Celebrities are different than the rest of us “normal people,” in pretty much any way you want to define the word different. They’re prettier or more handsome. They have more money. They get more attention. They live in nicer places, drive nicer cars. Etcetera.
Because of that, I wonder if we sometimes subconsciously suspect that they react to pain and heartbreak differently, too, especially when it comes to their relationships. After all, everyone “knows” most marriages don’t last long in Hollywood, right? Easy come, easy go, right? It’s no big deal to them.
Perhaps that’s sometimes true. But in at least some of those cases, the heartbreak, disappointment and shame these folks feel sounds a lot like how the rest of us “normal” people would react.
Take Drew Barrymore, for instance. During a recent interview with Netflix talk show host Chelsea Handler, Barrymore opened up about her recent divorce from Will Kopelman. The 41-year-old actress and mother of two clarified her press statement about the split, which read, “Divorce might make one feel like a failure, but eventually you start to find grace in the idea that life goes on.”
That sounds pretty sunny, but it also sounds as if the “failure” part of the process has been a painful one for Barrymore. And she admitted as much to Handler. “When you break up with somebody, you’re like, ‘Yeah, that didn’t work,’ [but] when you get divorced, you’re like, ‘I’m the biggest failure,” she told Handler. “This is the biggest failure. It’s so shameful and hard to actually go through that, even privately.”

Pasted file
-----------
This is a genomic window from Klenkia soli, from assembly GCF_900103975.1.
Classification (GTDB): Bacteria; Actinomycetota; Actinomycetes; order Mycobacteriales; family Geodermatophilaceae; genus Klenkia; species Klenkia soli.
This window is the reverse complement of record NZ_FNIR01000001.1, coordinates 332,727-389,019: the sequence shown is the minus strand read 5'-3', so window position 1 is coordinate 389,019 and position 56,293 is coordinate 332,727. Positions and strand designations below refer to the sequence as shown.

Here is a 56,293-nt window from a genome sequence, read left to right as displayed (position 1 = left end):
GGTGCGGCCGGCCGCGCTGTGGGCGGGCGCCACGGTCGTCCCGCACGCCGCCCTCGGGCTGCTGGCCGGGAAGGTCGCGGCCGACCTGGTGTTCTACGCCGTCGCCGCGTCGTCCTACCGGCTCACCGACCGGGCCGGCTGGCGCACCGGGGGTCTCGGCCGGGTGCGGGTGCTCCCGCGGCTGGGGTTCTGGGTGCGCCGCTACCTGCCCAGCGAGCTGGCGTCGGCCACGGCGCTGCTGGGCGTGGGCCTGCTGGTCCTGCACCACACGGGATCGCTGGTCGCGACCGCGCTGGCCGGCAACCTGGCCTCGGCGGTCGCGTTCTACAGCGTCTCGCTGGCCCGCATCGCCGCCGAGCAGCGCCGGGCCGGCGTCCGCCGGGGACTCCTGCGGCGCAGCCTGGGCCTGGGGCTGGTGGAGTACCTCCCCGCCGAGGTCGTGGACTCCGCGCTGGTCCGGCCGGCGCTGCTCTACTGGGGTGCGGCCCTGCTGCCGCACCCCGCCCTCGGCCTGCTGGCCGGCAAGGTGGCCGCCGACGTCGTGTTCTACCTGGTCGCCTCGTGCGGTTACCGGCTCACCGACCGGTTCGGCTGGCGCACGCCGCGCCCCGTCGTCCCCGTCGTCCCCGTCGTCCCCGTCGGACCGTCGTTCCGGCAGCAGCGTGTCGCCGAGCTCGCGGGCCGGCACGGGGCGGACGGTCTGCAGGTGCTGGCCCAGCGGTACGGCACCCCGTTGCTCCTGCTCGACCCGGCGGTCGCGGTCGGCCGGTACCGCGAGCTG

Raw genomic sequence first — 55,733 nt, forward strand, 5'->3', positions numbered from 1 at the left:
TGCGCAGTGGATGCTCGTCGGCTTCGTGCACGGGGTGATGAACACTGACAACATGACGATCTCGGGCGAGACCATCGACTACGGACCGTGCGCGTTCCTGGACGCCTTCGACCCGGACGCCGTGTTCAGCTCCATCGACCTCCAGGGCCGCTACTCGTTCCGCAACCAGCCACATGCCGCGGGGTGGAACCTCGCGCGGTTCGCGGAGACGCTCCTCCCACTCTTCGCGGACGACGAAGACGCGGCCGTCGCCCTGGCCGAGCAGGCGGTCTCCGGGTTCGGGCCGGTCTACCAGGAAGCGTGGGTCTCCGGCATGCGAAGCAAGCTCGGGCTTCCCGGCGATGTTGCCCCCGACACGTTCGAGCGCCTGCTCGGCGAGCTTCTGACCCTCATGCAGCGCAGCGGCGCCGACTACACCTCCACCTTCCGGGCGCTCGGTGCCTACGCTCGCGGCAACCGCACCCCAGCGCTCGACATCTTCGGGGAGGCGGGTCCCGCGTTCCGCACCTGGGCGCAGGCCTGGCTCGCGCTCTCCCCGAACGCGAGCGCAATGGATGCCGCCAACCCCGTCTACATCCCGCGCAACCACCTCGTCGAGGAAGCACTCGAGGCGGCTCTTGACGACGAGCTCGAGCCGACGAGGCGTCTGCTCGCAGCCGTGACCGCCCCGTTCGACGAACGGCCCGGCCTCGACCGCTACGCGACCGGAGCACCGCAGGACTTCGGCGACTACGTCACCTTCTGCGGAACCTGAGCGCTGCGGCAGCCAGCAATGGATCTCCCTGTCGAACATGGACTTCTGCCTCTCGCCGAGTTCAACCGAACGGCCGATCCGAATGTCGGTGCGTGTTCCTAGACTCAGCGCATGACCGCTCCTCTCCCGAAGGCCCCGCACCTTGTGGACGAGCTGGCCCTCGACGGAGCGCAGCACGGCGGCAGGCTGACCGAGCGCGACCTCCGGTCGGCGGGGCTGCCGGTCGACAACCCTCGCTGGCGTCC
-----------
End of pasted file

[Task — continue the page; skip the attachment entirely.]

I appreciate Barrymore’s candor, because it’s in stark contrast to the glossy, “perfect” way that the media frequently paints the lives of the rich and the famous. We know that the façade is not true, of course. But their dazzling white smiles, impossibly trim figures and stunningly beautiful visages nevertheless pound us with the idea that these folks never wrestle with the kind of emotional wounds, insecurities and regrets that we do. But they do.
I have to confess that sometimes my knee-jerk response to celebs’ struggles can fall somewhere between smug and self-righteous. It’s easy, after all, to stand in judgment of a group of people whose worldview (as represented by the entertainment industry they participate in) is often radically at odds with the biblical perspective we strive to hold on to.
But that’s a judgmental response I’d do well to confess and repent of. The Gospel compels us to be people of grace and compassion (even in the tension of holding to truths that are culturally uncomfortable), to remember that our fellow sojourners and pilgrims on this earth are all struggling to figure it out, too.
And as I ask God to cultivate in me that kind of heart of compassion—even if it’s just in my reflexive response to a celeb’s face on a tabloid at the checkout counter—I hope that’s a habit that will spill over into the way I treat all those other “normal” people that I relate to every day.